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EuropePMC; 2022.
Preprint in English | EuropePMC | ID: ppcovidwho-336116


It is uncertain to which extent antibody and T-cell responses after vaccination against SARS-CoV-2 are associated with reduced risk of breakthrough infection and whether their measurement enhances risk prediction. We conducted a phase-4 open-label clinical trial in the pre-omicron era, enrolling 2,760 individuals aged ≥16 years 35±8 days after having received the second dose of BNT162b2 (baseline 15-21 May 2021). Over a median 5.9-month of follow-up, we identified incident SARS-CoV-2 breakthrough infections using weekly antigen tests, a confirmatory PCR test, and/or serological evidence for incident infection. We quantified relative risks adjusted for age, sex, and prior SARS-CoV-2 infection for different immunological parameters and assessed improvements in risk discrimination. In contrast to the T-cell response, higher plasma levels of binding antibodies and antibodies in a surrogate neutralization assay were associated with reduced risk of breakthrough infection. Furthermore, assessment of anti-spike IgG levels enhanced prediction of breakthrough infection and may therefore be a suitable measurable correlate of protection in practice.

Viruses ; 14(3)2022 03 09.
Article in English | MEDLINE | ID: covidwho-1732256


There is uncertainty about the seroprevalence of anti-SARS-CoV-2 antibodies in the general population of Austria and about the waning of antibodies over time. We conducted a seroepidemiological study between June 2020 and September 2021, enrolling blood donors aged 18-70 years across Tyrol, Austria (participation rate: 84.0%). We analyzed serum samples for antibodies against the spike or the nucleocapsid proteins of SARS-CoV-2. We performed a total of 47,363 samples taken from 35,193 individuals (median age, 43.1 years (IQR: 29.3-53.7); 45.3% women; 10.0% with prior SARS-CoV-2 infection). Seroprevalence increased from 3.4% (95% CI: 2.8-4.2%) in June 2020 to 82.7% (95% CI: 81.4-83.8%) in September 2021, largely due to vaccination. Anti-spike IgG seroprevalence was 99.6% (95% CI: 99.4-99.7%) among fully vaccinated individuals, 90.4% (95% CI: 88.8-91.7%) among unvaccinated individuals with prior infection and 11.5% (95% CI: 10.8-12.3%) among unvaccinated individuals without known prior infection. Anti-spike IgG levels were reduced by 44.0% (95% CI: 34.9-51.7%) at 5-6 months compared with 0-3 months after infection. In fully vaccinated individuals, they decreased by 31.7% (95% CI: 29.4-33.9%) per month. In conclusion, seroprevalence in Tyrol increased to 82.7% in September 2021, with the bulk of seropositivity stemming from vaccination. Antibody levels substantially and gradually declined after vaccination or infection.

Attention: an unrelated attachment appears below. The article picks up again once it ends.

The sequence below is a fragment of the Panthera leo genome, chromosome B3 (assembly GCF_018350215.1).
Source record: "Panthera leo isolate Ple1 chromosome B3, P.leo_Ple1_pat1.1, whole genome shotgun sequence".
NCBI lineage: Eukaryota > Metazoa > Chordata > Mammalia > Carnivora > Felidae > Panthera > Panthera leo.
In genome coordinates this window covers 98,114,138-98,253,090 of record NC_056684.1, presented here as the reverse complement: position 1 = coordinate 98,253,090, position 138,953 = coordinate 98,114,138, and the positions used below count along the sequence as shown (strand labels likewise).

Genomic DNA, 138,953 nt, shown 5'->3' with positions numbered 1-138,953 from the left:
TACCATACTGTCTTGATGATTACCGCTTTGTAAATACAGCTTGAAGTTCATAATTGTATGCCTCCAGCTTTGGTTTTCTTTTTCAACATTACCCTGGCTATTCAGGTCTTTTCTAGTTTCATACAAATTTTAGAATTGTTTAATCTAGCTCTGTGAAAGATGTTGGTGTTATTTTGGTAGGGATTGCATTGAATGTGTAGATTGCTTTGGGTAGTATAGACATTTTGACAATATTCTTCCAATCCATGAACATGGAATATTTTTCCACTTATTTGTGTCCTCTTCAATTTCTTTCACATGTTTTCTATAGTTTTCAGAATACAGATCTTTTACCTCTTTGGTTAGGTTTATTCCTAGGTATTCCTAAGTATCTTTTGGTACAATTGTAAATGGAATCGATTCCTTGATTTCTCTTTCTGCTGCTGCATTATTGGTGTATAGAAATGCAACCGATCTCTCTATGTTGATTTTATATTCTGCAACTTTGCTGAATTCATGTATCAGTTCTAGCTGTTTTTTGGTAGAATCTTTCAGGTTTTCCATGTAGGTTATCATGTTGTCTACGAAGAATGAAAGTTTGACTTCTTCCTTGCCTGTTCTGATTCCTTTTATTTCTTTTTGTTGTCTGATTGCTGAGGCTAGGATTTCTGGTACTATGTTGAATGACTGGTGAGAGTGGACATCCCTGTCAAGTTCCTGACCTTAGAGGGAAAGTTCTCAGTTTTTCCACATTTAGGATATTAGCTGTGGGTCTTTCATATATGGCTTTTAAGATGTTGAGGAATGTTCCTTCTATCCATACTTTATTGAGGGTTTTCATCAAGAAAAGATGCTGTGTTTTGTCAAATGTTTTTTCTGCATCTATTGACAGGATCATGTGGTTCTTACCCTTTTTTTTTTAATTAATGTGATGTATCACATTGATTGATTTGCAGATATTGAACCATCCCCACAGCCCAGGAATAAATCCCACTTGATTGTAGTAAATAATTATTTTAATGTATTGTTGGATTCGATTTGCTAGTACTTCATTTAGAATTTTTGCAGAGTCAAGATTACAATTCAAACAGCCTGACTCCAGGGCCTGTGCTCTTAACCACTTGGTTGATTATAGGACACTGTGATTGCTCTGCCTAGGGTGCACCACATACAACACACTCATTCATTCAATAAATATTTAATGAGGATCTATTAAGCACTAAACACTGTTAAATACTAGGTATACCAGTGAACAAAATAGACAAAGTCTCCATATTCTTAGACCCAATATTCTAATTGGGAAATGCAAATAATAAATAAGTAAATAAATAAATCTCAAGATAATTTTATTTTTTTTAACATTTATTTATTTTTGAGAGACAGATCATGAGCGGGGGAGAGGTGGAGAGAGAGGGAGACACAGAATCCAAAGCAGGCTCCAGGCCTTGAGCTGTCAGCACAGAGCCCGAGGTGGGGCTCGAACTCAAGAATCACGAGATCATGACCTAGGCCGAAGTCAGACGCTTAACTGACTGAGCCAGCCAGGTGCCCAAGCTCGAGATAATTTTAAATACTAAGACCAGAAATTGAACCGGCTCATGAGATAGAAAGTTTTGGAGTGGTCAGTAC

Blood Donors , COVID-19 , Adolescent , Adult , Aged , Austria/epidemiology , COVID-19/epidemiology , Female , Humans , Immunoglobulin G , Male , Middle Aged , SARS-CoV-2 , Seroepidemiologic Studies , Young Adult
Int J Environ Res Public Health ; 18(17)2021 08 31.
Article in English | MEDLINE | ID: covidwho-1390610


Measures implemented to reduce the spread of SARS-CoV-2 have resulted in a decrease in physical activity (PA) while sedentary behaviour increased. The aim of the present study was to explore associations between PA and mental health in Austria during COVID-19 social restrictions. In this web-based cross-sectional study (April-May 2020) moderate-to-vigorous physical activity (MVPA), sitting time, and time spent outdoors were self-reported before and during self-isolation. Mental well-being was assessed with the Warwick-Edinburgh Mental Well-being Scale, and the Beck depression and anxiety inventories. The majority of the participants (n = 652) were female (72.4%), with a mean age of 36.0 years and a standard deviation (SD) of 14.4. Moreover, 76.5% took part in ≥30 min/day of MVPA, 53.5% sat ≥10 h/day, and 66.1% spent ≥60 min/day outdoors during self-isolation. Thirty-eight point five percent reported high mental well-being, 40.5% reported depressive symptoms, and 33.9% anxiety symptoms. Participating in higher levels of MVPA was associated with higher mental well-being (odds ratio = OR: 3.92; 95% confidence interval = 95%CI: 1.51-10.15), less depressive symptoms (OR: 0.44; 95%CI: 0.29-0.66) and anxiety symptoms (OR = 0.62; 95%CI: 0.41-0.94), and less loneliness (OR: 0.46; 95%CI: 0.31-0.69). Participants sitting <10 h/day had higher odds of mental well-being (OR: 3.58; 95%CI: 1.13-11.35). Comparable results were found for spending ≥60 min/day outdoors. Maintaining one's MVPA levels was associated with higher mental well-being (OR = 8.61, 95%CI: 2.68-27.62). In conclusion, results show a positive association between PA, time spent outdoors and mental well-being during COVID-19 social restrictions. Interventions aiming to increase PA might mitigate negative effects of such restrictions.

COVID-19 , Sitting Position , Adult , Austria , Communicable Disease Control , Cross-Sectional Studies , Exercise , Female , Humans , Male , Mental Health , SARS-CoV-2